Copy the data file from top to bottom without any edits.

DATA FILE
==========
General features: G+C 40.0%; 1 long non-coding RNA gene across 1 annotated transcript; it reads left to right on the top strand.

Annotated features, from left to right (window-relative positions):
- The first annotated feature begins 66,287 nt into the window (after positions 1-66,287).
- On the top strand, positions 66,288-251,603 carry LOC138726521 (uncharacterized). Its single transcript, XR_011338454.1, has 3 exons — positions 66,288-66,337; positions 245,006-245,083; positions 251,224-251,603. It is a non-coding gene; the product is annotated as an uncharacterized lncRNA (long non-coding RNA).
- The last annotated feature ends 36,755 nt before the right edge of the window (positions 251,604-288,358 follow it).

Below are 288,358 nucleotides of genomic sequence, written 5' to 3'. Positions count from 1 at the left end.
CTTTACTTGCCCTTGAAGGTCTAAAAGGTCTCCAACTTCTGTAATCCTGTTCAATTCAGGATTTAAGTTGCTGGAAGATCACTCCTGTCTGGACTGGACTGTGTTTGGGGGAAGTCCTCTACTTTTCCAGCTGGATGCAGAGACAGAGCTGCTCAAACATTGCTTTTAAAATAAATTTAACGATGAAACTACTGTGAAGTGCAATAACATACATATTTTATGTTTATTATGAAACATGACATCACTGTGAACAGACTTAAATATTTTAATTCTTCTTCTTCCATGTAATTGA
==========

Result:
General features: G+C 40.0%; 1 long non-coding RNA gene across 1 annotated transcript; it reads left to right on the top strand.

Annotated features, from left to right (window-relative positions):
- The first annotated feature begins 66,287 nt into the window (after positions 1-66,287).
- On the top strand, positions 66,288-251,603 carry LOC138726521 (uncharacterized). Its single transcript, XR_011338454.1, has 3 exons — positions 66,288-66,337; positions 245,006-245,083; positions 251,224-251,603. It is a non-coding gene; the product is annotated as an uncharacterized lncRNA (long non-coding RNA).
- The last annotated feature ends 36,755 nt before the right edge of the window (positions 251,604-288,358 follow it).

Below are 288,358 nucleotides of genomic sequence, written 5' to 3'. Positions count from 1 at the left end.
CTTTACTTGCCCTTGAAGGTCTAAAAGGTCTCCAACTTCTGTAATCCTGTTCAATTCAGGATTTAAGTTGCTGGAAGATCACTCCTGTCTGGACTGGACTGTGTTTGGGGGAAGTCCTCTACTTTTCCAGCTGGATGCAGAGACAGAGCTGCTCAAACATTGCTTTTAAAATAAATTTAACGATGAAACTACTGTGAAGTGCAATAACATACATATTTTATGTTTATTATGAAACATGACATCACTGTGAACAGACTTAAATATTTTAATTCTTCTTCTTCCATGTAATTGA